THOUGHTS ON THE DAILY DAF
brought to you by Kollel Iyun Hadaf of Har Nof
Rosh Kollel: Rav Mordecai Kornfeld
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1) ACCEPTING WHAT A PERSON SAYS WAS IN HIS HEART ("DEVARIM SHE'B'LEV") WITH
REGARD TO NEZIRUS
QUESTION: The Mishnah states that if a person accepts upon himself an oath
of Nezirus and says that he did not know that a Nazir is prohibited from
drinking wine, it is as if he accepted to become a Nazir only with regard to
Tum'ah and shaving. Accordingly, the Rabanan say that he becomes a Nazir for
all matters and may not drink wine, and Rebbi Shimon says that he is not a
Nazir at all.
2) BECOMING A NAZIR WITH A CONDITION THAT CONTRADICTS THE TORAH
Why do we believe the person when he says that he did not know that a Nazir
is prohibited from wine? Since he pronounced a normal oath of Nezirus ("I am
hereby a Nazir"), we should apply the rule of "Devarim she'b'Lev Einam
Devarim" and not accept what he later says was in his heart when he accepted
to become a Nazir, but he realized the full ramifications of his statement.
How, then, can he revoke his Nezirus, according to Rebbi Shimon, by claiming
afterward that he did not know what Nezirus entails?
(a) The MEFARESH implies that the person mentioned that he does not know
that a Nazir is prohibited from wine *before* he made his statement
accepting Nezirus upon himself. Therefore, it is clear that his statement of
Nezirus did not include a prohibition of wine. (KEREN ORAH)
(b) The Gemara in Shevuos (26b) says that if a person says that he will not
eat wheat bread, and then he says that his tongue slipped and that he had
intended to say that he will not eat barley bread, he is believed and is
*not* prohibited from wheat bread. The reason is because what a person says
by accident is not considered a Halachically valid statement; unintentional
speech is not considered "Dibur."
How can we know that he intended to say something other than what he said?
We should apply the rule of "Devarim she'b'Lev Einam Devarim!" The answer is
that what slipped out of his mouth accidentally is not considered Dibur, and
therefore according to his statement now, he said no Dibur. We trust the
person when he tells us what his intentions were, as long as they are not
contradicted by a Dibur (and here there was no Dibur). Perhaps in the
Mishnah's case as well, if he thought that a Nazir is permitted to drink
wine, then his usage of the word "Nazir" was a misnomer; what he intended
was not expressed by the word he used. Perhaps such a word is not called a
Dibur, just like the case in Shevuos, and therefore he is believed to say
what was in his mind since it is not contradicting a Dibur.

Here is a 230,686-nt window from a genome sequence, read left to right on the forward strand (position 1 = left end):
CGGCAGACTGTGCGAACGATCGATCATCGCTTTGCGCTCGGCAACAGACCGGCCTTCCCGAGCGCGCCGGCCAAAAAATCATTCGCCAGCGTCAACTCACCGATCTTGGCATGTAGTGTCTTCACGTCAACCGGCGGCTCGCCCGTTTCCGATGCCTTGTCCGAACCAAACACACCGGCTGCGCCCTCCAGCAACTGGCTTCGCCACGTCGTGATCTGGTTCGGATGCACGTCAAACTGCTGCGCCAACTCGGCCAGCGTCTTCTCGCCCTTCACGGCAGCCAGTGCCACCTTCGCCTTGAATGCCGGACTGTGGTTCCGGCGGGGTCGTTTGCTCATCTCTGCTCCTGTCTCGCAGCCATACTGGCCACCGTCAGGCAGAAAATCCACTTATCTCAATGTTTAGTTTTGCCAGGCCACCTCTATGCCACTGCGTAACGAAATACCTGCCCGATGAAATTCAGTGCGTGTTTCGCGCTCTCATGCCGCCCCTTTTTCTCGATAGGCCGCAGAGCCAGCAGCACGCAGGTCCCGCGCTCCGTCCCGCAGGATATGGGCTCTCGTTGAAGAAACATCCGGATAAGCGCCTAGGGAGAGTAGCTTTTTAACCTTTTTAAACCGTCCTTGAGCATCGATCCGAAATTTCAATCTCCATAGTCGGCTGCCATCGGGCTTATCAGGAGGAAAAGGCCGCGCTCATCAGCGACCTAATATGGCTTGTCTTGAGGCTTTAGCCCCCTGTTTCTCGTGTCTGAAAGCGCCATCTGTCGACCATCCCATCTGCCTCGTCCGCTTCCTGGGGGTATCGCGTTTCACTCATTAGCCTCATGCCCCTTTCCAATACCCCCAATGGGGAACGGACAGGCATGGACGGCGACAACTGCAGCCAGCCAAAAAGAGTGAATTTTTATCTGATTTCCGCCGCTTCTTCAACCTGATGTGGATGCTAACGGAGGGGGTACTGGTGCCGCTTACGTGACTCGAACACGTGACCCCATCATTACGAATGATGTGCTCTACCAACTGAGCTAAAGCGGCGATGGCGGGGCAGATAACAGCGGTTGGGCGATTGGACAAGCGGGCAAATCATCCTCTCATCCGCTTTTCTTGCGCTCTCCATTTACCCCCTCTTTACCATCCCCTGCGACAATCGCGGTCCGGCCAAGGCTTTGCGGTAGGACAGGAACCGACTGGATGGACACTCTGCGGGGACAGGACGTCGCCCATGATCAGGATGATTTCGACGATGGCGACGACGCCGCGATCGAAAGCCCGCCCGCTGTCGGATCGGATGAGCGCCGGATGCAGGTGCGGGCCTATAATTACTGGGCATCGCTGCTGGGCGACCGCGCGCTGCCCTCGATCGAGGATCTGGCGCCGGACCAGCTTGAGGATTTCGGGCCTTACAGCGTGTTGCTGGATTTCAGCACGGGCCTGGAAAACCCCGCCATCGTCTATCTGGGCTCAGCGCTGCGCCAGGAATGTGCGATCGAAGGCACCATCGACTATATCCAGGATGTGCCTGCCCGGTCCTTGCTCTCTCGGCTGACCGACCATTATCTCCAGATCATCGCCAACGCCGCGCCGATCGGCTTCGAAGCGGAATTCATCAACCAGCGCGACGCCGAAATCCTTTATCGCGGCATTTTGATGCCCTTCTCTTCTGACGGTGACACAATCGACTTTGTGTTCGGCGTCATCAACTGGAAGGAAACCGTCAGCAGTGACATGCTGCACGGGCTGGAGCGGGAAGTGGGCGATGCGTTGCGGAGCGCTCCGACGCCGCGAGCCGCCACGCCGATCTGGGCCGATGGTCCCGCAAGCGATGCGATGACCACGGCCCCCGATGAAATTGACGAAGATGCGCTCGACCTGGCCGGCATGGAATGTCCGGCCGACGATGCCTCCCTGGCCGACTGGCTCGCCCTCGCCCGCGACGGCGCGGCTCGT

The RASHBA (Teshuvos 4:108) suggests a similar explanation for the next case
in the Mishnah. If a person makes himself a Nazir and then claims that he
thought that the Chachamim would permit him to become Tamei since he cannot
support himself without becoming Tamei (his employment requires him to bury
corpses), he is *not* a Nazir according to the Chachamim. According to one
explanation in the Gemara (11b), he is not a Nazir because the Neder is
considered a Neder that he is forced to violate (Nidrei Onsin, according to
some Rishonim). How can we believe him, though, when he says later that he
did not intend to become prohibited from Tum'ah since he thought the
Chachamim would permit the Isur for him? The rule of "Devarim she'b'Lev
Einam Devarim" should say that he is not believed!
Some Acharonim (MAHARIT 1:68, DH Ach Kasheh) explain that it is known to all
that he makes a Parnasah as an undertaker, and hence it is no longer
"Devarim she'b'Lev" when he says that he had intended the Chachamim to
permit him to become Tamei since his employment involves becoming Tamei.
However, it is possible that even if we do not know that his employment
involves being Metamei l'Mesim, he still should be believed, for the
The RASHBA explains that the reason the person is believed is because when
it comes to Isur, a person is trusted regarding an Isur that applies to
himself. If he would not be trusted, we could never be Matir a person's
Neder, since we could never trust a person's Pesach -- we could never know
for sure that the person would not have made a Neder had he known that he
would have been in such a situation.
Therefore, writes the Rashba, if a person claims that his statement was made
under duress (b'Ones), we believe him. The Rashba might mean to say